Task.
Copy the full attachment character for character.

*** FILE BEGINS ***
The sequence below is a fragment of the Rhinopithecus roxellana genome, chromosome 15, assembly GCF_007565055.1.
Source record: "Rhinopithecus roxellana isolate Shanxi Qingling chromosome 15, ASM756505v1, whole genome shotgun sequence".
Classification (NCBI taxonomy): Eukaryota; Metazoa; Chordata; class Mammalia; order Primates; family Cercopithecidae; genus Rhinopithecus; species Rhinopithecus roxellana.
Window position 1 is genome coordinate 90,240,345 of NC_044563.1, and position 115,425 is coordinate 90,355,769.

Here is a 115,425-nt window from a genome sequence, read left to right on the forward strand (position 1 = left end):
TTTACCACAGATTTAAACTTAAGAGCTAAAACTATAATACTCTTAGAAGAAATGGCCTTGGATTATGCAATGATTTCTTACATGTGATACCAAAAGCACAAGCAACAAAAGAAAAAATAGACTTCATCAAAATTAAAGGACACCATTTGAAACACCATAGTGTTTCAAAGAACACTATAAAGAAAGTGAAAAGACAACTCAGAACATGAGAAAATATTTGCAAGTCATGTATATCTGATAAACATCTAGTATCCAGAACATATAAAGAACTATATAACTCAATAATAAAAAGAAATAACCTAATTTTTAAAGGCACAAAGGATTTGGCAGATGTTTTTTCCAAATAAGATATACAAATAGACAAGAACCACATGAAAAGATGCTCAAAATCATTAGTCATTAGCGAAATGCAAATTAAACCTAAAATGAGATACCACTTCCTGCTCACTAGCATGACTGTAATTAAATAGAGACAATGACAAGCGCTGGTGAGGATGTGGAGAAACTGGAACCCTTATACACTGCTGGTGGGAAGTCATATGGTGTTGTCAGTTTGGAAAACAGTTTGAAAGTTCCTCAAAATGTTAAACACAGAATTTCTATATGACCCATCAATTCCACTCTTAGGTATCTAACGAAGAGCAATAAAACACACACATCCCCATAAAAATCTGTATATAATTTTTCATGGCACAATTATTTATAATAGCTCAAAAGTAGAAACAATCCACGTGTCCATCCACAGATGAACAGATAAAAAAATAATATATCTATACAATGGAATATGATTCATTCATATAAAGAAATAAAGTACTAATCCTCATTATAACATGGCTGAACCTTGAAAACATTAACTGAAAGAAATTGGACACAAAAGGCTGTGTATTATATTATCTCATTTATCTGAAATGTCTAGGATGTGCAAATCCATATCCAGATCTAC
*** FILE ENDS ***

The sequence below is a fragment of the Rhinopithecus roxellana genome, chromosome 15, assembly GCF_007565055.1.
Source record: "Rhinopithecus roxellana isolate Shanxi Qingling chromosome 15, ASM756505v1, whole genome shotgun sequence".
Classification (NCBI taxonomy): Eukaryota; Metazoa; Chordata; class Mammalia; order Primates; family Cercopithecidae; genus Rhinopithecus; species Rhinopithecus roxellana.
Window position 1 is genome coordinate 90,240,345 of NC_044563.1, and position 115,425 is coordinate 90,355,769.

Here is a 115,425-nt window from a genome sequence, read left to right on the forward strand (position 1 = left end):
TTTACCACAGATTTAAACTTAAGAGCTAAAACTATAATACTCTTAGAAGAAATGGCCTTGGATTATGCAATGATTTCTTACATGTGATACCAAAAGCACAAGCAACAAAAGAAAAAATAGACTTCATCAAAATTAAAGGACACCATTTGAAACACCATAGTGTTTCAAAGAACACTATAAAGAAAGTGAAAAGACAACTCAGAACATGAGAAAATATTTGCAAGTCATGTATATCTGATAAACATCTAGTATCCAGAACATATAAAGAACTATATAACTCAATAATAAAAAGAAATAACCTAATTTTTAAAGGCACAAAGGATTTGGCAGATGTTTTTTCCAAATAAGATATACAAATAGACAAGAACCACATGAAAAGATGCTCAAAATCATTAGTCATTAGCGAAATGCAAATTAAACCTAAAATGAGATACCACTTCCTGCTCACTAGCATGACTGTAATTAAATAGAGACAATGACAAGCGCTGGTGAGGATGTGGAGAAACTGGAACCCTTATACACTGCTGGTGGGAAGTCATATGGTGTTGTCAGTTTGGAAAACAGTTTGAAAGTTCCTCAAAATGTTAAACACAGAATTTCTATATGACCCATCAATTCCACTCTTAGGTATCTAACGAAGAGCAATAAAACACACACATCCCCATAAAAATCTGTATATAATTTTTCATGGCACAATTATTTATAATAGCTCAAAAGTAGAAACAATCCACGTGTCCATCCACAGATGAACAGATAAAAAAATAATATATCTATACAATGGAATATGATTCATTCATATAAAGAAATAAAGTACTAATCCTCATTATAACATGGCTGAACCTTGAAAACATTAACTGAAAGAAATTGGACACAAAAGGCTGTGTATTATATTATCTCATTTATCTGAAATGTCTAGGATGTGCAAATCCATATCCAGATCTAC